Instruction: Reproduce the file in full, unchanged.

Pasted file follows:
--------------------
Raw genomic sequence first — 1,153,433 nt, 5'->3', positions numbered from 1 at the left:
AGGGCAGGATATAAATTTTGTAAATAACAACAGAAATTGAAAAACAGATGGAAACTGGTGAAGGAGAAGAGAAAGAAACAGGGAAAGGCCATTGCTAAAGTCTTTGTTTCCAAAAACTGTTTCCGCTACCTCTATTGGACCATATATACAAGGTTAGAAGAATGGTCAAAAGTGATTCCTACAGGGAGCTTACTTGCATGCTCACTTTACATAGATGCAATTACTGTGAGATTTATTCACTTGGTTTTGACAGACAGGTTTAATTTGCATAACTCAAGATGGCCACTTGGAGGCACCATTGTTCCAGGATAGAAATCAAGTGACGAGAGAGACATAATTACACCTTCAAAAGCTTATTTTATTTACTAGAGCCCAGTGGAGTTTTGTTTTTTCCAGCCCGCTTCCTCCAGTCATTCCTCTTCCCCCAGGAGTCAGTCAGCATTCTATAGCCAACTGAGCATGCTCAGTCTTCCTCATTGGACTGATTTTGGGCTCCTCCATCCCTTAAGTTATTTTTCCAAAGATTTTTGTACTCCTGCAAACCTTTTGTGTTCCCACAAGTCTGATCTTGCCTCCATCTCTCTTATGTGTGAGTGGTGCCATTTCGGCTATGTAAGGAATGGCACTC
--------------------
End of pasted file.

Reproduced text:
Raw genomic sequence first — 1,153,433 nt, 5'->3', positions numbered from 1 at the left:
AGGGCAGGATATAAATTTTGTAAATAACAACAGAAATTGAAAAACAGATGGAAACTGGTGAAGGAGAAGAGAAAGAAACAGGGAAAGGCCATTGCTAAAGTCTTTGTTTCCAAAAACTGTTTCCGCTACCTCTATTGGACCATATATACAAGGTTAGAAGAATGGTCAAAAGTGATTCCTACAGGGAGCTTACTTGCATGCTCACTTTACATAGATGCAATTACTGTGAGATTTATTCACTTGGTTTTGACAGACAGGTTTAATTTGCATAACTCAAGATGGCCACTTGGAGGCACCATTGTTCCAGGATAGAAATCAAGTGACGAGAGAGACATAATTACACCTTCAAAAGCTTATTTTATTTACTAGAGCCCAGTGGAGTTTTGTTTTTTCCAGCCCGCTTCCTCCAGTCATTCCTCTTCCCCCAGGAGTCAGTCAGCATTCTATAGCCAACTGAGCATGCTCAGTCTTCCTCATTGGACTGATTTTGGGCTCCTCCATCCCTTAAGTTATTTTTCCAAAGATTTTTGTACTCCTGCAAACCTTTTGTGTTCCCACAAGTCTGATCTTGCCTCCATCTCTCTTATGTGTGAGTGGTGCCATTTCGGCTATGTAAGGAATGGCACTC